By Anis Shakirah Mohd Muslimin
For University of Iowa senior Miller Thammavongsa, being Asian on campus isn’t easy.
There’s obvious racism at an institution known for its growing international population but is felt by most Asian students on campus. To her, Thammavongsa’s peers’ lack of awareness is common — they don’t know the difference between being Chinese and Japanese.
To address the tension that exists between international students and local students, university officials will conduct a campaign next month called “Breaking Asian Stereotypes” from April 18 to 21 in the IMU.
According to spring 2016 data from the UI Registrar’ Office, there are currently 1,163 Asian American students and 3,899 international students enrolled at the UI.
International and Asian American students at the UI were targets of xenophobic messages as recently as last year, mostly on Yik Yak, a social-media app that allows people to create, view, and vote on messages anonymously.
And in 2013, UI international students encountered racist stereotyping when a Twitter account began reposting negative photos and remarks about Asian student dress and actions.
Amy Chin, the multicultural programs graduate assistant for the Asian Pacific American Cultural Center, said the campaign aims to bring awareness to the public about the Asian community on campus.
Chin, who came up with the idea for the campaign, said she decided to collaborate with University Counseling Service because it has done a lot of work with students about these issues in the past.
“Last year, the xenophobia incident flared up again,” she said. “This is sort of a response to those incidents, giving the Asian community and allies a platform or voice to speak up against those stereotype statements.”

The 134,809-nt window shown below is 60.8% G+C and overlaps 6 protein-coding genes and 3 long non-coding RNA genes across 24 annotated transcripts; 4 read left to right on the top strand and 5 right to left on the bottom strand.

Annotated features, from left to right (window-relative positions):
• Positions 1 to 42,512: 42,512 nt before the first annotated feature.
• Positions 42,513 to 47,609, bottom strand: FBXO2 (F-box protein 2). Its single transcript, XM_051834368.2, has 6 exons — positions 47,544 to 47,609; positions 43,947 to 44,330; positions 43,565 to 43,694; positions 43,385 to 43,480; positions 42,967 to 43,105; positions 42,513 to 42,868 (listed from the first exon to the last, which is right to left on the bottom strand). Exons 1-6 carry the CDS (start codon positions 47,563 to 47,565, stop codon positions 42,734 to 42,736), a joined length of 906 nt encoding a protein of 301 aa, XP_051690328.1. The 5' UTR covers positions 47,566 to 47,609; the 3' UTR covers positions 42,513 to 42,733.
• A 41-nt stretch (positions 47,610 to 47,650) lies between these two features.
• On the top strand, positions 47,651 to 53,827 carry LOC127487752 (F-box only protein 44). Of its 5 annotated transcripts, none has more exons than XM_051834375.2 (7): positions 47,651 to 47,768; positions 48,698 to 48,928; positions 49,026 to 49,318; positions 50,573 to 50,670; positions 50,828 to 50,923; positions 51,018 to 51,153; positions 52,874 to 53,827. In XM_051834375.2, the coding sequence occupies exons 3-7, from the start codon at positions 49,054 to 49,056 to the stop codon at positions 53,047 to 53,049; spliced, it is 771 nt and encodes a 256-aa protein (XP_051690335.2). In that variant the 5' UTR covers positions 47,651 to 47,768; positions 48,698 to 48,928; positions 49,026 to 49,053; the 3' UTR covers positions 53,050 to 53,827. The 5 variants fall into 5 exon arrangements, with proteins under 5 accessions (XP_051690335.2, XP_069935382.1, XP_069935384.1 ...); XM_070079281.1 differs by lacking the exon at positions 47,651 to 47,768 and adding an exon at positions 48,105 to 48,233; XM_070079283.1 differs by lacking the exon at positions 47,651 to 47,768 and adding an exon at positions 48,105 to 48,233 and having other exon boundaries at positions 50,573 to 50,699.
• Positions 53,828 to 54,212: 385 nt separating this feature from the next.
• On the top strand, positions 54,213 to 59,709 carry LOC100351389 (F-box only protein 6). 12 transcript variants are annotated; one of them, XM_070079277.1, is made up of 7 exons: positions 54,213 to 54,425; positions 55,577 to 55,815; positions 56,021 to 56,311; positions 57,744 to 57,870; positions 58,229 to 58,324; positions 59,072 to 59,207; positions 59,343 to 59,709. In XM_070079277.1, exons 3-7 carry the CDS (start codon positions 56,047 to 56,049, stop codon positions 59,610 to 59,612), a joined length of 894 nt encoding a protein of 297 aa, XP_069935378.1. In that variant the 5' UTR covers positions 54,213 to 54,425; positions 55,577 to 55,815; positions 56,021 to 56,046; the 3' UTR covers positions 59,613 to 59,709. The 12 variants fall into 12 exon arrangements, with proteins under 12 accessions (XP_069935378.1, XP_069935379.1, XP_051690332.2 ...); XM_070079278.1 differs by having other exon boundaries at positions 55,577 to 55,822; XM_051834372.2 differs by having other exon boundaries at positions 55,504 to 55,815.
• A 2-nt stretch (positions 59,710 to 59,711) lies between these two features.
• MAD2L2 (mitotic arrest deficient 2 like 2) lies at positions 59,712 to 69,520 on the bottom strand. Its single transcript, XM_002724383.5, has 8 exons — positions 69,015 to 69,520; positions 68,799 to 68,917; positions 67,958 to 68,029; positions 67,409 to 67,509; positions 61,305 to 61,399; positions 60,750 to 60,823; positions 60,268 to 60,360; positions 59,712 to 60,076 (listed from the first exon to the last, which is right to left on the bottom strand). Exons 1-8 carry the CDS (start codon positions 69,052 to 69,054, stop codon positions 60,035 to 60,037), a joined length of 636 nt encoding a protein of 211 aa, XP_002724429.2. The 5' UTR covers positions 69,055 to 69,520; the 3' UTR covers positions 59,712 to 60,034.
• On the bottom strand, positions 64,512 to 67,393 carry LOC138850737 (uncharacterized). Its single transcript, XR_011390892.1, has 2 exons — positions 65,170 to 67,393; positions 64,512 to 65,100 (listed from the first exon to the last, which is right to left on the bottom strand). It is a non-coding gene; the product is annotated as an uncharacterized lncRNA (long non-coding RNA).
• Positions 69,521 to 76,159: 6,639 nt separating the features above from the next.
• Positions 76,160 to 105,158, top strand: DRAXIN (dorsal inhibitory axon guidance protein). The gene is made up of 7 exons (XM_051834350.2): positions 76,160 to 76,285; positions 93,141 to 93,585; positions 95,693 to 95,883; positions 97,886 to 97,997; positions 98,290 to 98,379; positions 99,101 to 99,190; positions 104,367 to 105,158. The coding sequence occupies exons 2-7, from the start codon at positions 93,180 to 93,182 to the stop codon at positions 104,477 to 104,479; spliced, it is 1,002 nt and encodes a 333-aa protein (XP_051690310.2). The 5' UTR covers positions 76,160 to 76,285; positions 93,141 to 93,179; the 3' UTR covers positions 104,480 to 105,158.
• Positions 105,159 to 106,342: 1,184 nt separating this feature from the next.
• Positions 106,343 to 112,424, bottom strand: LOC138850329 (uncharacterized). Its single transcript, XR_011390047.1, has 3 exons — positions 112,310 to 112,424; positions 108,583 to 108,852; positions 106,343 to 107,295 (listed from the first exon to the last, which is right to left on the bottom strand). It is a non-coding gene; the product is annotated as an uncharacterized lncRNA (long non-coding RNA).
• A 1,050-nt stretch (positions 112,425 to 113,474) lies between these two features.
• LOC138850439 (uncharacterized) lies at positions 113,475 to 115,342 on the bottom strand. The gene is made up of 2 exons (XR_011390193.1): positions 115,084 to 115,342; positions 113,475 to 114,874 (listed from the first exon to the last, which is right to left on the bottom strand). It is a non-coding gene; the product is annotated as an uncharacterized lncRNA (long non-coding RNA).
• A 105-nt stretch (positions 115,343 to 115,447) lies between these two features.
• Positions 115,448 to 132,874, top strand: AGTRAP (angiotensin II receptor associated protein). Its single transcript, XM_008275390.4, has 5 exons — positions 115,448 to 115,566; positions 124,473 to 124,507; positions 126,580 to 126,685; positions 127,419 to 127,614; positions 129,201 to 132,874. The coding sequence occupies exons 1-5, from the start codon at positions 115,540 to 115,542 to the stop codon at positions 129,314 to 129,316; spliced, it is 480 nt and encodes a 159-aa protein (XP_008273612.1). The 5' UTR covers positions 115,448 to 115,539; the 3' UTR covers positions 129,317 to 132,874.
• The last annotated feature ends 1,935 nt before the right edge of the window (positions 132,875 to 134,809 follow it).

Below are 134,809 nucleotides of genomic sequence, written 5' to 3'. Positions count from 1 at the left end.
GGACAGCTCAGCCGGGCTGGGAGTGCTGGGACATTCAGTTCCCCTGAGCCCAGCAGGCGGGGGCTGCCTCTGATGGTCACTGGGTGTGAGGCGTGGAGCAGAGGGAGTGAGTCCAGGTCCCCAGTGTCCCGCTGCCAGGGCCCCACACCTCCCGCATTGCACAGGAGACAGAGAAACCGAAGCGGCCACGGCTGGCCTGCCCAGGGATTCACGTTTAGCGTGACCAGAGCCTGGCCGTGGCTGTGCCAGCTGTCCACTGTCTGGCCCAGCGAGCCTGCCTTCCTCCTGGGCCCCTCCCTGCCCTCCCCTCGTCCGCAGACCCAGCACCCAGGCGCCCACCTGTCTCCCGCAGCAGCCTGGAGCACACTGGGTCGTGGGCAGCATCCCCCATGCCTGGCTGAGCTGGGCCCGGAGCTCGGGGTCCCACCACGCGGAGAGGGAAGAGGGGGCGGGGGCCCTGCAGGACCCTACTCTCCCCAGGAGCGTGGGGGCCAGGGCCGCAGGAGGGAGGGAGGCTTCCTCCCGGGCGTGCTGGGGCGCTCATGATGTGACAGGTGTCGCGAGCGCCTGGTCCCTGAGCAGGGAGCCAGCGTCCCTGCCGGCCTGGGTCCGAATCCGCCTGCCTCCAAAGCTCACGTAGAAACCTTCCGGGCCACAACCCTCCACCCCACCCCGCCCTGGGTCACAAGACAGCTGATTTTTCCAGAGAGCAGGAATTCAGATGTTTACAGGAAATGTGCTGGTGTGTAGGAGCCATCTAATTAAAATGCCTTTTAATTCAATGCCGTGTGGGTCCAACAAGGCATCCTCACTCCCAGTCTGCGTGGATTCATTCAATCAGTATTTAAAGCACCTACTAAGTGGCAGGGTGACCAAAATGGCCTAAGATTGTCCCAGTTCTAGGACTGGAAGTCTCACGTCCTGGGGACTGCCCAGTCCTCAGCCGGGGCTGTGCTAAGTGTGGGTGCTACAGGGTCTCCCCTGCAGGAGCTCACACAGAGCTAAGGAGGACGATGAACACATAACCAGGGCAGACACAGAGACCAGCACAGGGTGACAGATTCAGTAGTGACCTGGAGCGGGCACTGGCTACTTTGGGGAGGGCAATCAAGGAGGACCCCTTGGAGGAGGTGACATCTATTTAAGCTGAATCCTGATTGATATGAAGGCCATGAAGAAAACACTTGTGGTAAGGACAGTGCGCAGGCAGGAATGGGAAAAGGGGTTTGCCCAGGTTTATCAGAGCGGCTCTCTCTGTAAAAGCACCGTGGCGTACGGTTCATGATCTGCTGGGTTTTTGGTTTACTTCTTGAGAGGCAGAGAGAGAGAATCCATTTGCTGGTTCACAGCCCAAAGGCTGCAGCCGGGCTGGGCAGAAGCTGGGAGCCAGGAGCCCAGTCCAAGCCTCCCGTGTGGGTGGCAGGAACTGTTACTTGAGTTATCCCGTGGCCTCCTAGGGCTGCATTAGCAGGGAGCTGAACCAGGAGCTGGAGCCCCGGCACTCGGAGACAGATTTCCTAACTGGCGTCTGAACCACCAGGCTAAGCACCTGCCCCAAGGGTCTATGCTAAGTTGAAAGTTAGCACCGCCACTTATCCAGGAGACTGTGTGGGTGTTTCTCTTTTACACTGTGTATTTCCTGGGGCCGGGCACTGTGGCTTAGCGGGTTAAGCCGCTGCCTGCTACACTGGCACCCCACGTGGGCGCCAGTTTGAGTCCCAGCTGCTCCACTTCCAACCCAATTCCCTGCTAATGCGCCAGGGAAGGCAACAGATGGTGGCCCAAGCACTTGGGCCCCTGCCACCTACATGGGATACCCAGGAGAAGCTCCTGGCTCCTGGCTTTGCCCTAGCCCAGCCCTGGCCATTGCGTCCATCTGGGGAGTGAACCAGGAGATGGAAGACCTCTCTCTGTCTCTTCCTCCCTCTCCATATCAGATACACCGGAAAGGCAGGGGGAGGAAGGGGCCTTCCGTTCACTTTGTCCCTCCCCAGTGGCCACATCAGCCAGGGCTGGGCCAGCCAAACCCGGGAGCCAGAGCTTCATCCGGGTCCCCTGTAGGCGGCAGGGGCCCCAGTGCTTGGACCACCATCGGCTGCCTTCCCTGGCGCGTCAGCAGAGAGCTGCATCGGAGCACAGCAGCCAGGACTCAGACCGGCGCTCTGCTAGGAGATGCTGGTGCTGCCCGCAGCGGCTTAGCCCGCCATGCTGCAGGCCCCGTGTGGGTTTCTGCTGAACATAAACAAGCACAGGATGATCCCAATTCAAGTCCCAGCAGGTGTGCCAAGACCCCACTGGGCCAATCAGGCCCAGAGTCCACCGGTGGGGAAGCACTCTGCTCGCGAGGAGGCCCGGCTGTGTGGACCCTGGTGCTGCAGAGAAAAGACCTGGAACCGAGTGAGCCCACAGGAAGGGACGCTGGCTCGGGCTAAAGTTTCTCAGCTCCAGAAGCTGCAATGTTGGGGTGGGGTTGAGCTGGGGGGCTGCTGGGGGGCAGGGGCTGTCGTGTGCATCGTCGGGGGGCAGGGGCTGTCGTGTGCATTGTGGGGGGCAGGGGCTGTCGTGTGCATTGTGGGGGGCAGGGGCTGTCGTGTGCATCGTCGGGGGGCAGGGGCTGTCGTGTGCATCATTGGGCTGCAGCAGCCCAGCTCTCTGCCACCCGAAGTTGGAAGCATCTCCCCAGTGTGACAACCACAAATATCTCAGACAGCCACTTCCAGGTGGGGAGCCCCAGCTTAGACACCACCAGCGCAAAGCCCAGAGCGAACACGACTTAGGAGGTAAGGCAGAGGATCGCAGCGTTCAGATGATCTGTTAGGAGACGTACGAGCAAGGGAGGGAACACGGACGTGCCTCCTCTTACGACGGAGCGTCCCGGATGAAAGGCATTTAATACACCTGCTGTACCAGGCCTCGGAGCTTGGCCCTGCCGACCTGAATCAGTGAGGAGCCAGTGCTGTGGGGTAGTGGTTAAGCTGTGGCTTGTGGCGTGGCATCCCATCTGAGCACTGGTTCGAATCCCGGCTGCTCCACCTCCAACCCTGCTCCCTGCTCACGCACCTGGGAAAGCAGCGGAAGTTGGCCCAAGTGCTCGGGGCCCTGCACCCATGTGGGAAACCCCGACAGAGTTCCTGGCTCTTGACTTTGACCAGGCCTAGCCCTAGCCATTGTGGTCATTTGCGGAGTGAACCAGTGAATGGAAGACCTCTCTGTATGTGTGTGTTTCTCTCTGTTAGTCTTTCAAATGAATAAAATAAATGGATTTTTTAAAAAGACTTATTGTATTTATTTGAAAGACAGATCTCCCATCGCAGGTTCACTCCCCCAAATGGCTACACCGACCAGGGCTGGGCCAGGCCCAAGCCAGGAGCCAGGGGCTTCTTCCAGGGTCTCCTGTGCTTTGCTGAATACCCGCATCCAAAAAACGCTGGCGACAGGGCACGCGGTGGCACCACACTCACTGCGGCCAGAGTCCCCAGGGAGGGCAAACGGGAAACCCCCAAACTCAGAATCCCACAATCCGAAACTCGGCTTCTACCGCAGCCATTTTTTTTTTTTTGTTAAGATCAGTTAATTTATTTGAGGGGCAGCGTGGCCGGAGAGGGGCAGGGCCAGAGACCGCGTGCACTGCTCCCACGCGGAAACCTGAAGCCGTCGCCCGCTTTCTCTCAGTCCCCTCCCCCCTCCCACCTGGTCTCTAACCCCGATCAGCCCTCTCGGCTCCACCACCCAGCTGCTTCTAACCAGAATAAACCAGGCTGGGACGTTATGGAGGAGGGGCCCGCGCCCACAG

For the campaign, Chin said, Asian students can stop by to write a stereotype statement they have received or heard and have their photo taken to post on social media.
Yijia Fan, an international student from Shanghai, China, said shyness is a stereotype often associated with Asian international students.
“A lot of my classmates think I am not good in English, so when we have class discussions, they will ignore my ideas because they think I don’t know how to express myself because I’m Asian,” she said.
Thammavongsa also said college life has been bittersweet, because while there are people who don’t understand her ethnic background, there are support groups or people who do understand or share the same experiences, and make it much easier.
“If I walk down the streets at night, people will start talking to me in a foreign language, or say ‘ching chong lee,’ making those racial terminologies,” Thammavongsa said. “I don’t know if they are trying to make fun of me or just trying to get under my skin.”
Jeremy Kinser, a University Counseling Service staff psychologist who will participate in one of the events, said one hope of the campaign program is that it can “humanize” individuals that participate.
“Rather than seeing a particular stimulus value and making attributions, people may be able to connect around the shared identities that are written on the display boards,” he said.
Kinser said there are different ideas about how to change prejudice, and one of the most compelling is that prejudice can be addressed through building relationships across difference.
“Providing opportunities for people of different identities to connect and see common humanity,” he said. “We often exist in silos that minimize cross-cultural contact, and programs like the National Coalition Building Institute are built on the idea that prejudice can be addressed through building relationships across difference.”